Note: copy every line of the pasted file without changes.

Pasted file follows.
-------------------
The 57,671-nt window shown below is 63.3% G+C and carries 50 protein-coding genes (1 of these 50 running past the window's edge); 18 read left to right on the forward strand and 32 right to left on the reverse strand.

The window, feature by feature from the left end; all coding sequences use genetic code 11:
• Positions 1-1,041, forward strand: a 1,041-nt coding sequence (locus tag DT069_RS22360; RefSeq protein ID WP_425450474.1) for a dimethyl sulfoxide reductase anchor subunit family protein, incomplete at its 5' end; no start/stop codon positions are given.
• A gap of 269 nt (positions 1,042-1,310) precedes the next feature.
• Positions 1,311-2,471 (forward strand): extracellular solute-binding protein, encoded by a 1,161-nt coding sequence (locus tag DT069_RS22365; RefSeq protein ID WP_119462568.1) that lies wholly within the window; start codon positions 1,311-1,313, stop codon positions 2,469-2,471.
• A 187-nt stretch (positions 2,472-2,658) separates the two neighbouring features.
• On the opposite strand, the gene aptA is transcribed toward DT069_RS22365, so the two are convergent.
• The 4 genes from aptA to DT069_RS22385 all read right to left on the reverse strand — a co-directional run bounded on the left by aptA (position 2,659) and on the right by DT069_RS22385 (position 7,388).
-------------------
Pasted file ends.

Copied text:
The 57,671-nt window shown below is 63.3% G+C and carries 50 protein-coding genes (1 of these 50 running past the window's edge); 18 read left to right on the forward strand and 32 right to left on the reverse strand.

The window, feature by feature from the left end; all coding sequences use genetic code 11:
• Positions 1-1,041, forward strand: a 1,041-nt coding sequence (locus tag DT069_RS22360; RefSeq protein ID WP_425450474.1) for a dimethyl sulfoxide reductase anchor subunit family protein, incomplete at its 5' end; no start/stop codon positions are given.
• A gap of 269 nt (positions 1,042-1,310) precedes the next feature.
• Positions 1,311-2,471 (forward strand): extracellular solute-binding protein, encoded by a 1,161-nt coding sequence (locus tag DT069_RS22365; RefSeq protein ID WP_119462568.1) that lies wholly within the window; start codon positions 1,311-1,313, stop codon positions 2,469-2,471.
• A 187-nt stretch (positions 2,472-2,658) separates the two neighbouring features.
• On the opposite strand, the gene aptA is transcribed toward DT069_RS22365, so the two are convergent.
• The 4 genes from aptA to DT069_RS22385 all read right to left on the reverse strand — a co-directional run bounded on the left by aptA (position 2,659) and on the right by DT069_RS22385 (position 7,388).